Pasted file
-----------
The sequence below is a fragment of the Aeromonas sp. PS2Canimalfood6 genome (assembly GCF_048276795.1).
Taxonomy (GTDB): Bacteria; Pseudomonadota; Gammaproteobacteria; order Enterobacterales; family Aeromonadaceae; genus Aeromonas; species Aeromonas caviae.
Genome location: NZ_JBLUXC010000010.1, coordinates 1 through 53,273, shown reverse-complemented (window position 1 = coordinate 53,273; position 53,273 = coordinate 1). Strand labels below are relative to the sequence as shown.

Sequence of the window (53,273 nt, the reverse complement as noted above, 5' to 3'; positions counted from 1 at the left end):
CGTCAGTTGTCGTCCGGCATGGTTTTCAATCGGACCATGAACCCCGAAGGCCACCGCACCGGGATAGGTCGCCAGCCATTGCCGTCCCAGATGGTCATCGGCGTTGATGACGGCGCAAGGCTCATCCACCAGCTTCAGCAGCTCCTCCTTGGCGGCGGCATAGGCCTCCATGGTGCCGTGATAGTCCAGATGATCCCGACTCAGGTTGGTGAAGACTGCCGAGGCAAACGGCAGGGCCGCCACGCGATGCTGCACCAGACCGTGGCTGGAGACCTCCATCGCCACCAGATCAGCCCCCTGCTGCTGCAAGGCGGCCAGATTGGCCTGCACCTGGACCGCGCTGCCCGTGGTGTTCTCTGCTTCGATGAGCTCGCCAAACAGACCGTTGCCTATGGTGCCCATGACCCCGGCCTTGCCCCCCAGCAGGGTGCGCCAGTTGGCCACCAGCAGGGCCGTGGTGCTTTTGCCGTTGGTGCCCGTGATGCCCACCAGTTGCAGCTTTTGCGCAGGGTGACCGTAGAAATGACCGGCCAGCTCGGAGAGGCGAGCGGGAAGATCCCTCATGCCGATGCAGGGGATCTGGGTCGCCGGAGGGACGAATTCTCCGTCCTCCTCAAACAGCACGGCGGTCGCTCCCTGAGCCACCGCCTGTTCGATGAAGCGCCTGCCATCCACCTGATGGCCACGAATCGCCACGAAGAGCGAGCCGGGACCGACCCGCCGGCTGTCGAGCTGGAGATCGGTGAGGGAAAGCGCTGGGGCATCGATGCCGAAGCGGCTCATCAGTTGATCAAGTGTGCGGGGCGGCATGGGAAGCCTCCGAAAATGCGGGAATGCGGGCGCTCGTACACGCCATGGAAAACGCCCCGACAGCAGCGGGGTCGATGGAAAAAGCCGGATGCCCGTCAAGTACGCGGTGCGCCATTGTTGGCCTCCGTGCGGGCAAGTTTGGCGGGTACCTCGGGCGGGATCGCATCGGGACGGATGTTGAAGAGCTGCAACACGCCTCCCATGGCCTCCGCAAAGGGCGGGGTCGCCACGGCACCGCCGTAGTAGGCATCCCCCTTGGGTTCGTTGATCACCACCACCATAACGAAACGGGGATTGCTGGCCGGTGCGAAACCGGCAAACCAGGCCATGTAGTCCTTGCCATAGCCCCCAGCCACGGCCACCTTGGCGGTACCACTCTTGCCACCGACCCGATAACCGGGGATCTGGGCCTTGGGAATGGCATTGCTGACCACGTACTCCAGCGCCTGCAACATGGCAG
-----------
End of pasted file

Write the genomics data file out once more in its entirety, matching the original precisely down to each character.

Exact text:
The sequence below is a fragment of the Aeromonas sp. PS2Canimalfood6 genome (assembly GCF_048276795.1).
Taxonomy (GTDB): Bacteria; Pseudomonadota; Gammaproteobacteria; order Enterobacterales; family Aeromonadaceae; genus Aeromonas; species Aeromonas caviae.
Genome location: NZ_JBLUXC010000010.1, coordinates 1 through 53,273, shown reverse-complemented (window position 1 = coordinate 53,273; position 53,273 = coordinate 1). Strand labels below are relative to the sequence as shown.

Sequence of the window (53,273 nt, the reverse complement as noted above, 5' to 3'; positions counted from 1 at the left end):
CGTCAGTTGTCGTCCGGCATGGTTTTCAATCGGACCATGAACCCCGAAGGCCACCGCACCGGGATAGGTCGCCAGCCATTGCCGTCCCAGATGGTCATCGGCGTTGATGACGGCGCAAGGCTCATCCACCAGCTTCAGCAGCTCCTCCTTGGCGGCGGCATAGGCCTCCATGGTGCCGTGATAGTCCAGATGATCCCGACTCAGGTTGGTGAAGACTGCCGAGGCAAACGGCAGGGCCGCCACGCGATGCTGCACCAGACCGTGGCTGGAGACCTCCATCGCCACCAGATCAGCCCCCTGCTGCTGCAAGGCGGCCAGATTGGCCTGCACCTGGACCGCGCTGCCCGTGGTGTTCTCTGCTTCGATGAGCTCGCCAAACAGACCGTTGCCTATGGTGCCCATGACCCCGGCCTTGCCCCCCAGCAGGGTGCGCCAGTTGGCCACCAGCAGGGCCGTGGTGCTTTTGCCGTTGGTGCCCGTGATGCCCACCAGTTGCAGCTTTTGCGCAGGGTGACCGTAGAAATGACCGGCCAGCTCGGAGAGGCGAGCGGGAAGATCCCTCATGCCGATGCAGGGGATCTGGGTCGCCGGAGGGACGAATTCTCCGTCCTCCTCAAACAGCACGGCGGTCGCTCCCTGAGCCACCGCCTGTTCGATGAAGCGCCTGCCATCCACCTGATGGCCACGAATCGCCACGAAGAGCGAGCCGGGACCGACCCGCCGGCTGTCGAGCTGGAGATCGGTGAGGGAAAGCGCTGGGGCATCGATGCCGAAGCGGCTCATCAGTTGATCAAGTGTGCGGGGCGGCATGGGAAGCCTCCGAAAATGCGGGAATGCGGGCGCTCGTACACGCCATGGAAAACGCCCCGACAGCAGCGGGGTCGATGGAAAAAGCCGGATGCCCGTCAAGTACGCGGTGCGCCATTGTTGGCCTCCGTGCGGGCAAGTTTGGCGGGTACCTCGGGCGGGATCGCATCGGGACGGATGTTGAAGAGCTGCAACACGCCTCCCATGGCCTCCGCAAAGGGCGGGGTCGCCACGGCACCGCCGTAGTAGGCATCCCCCTTGGGTTCGTTGATCACCACCACCATAACGAAACGGGGATTGCTGGCCGGTGCGAAACCGGCAAACCAGGCCATGTAGTCCTTGCCATAGCCCCCAGCCACGGCCACCTTGGCGGTACCACTCTTGCCACCGACCCGATAACCGGGGATCTGGGCCTTGGGAATGGCATTGCTGACCACGTACTCCAGCGCCTGCAACATGGCAG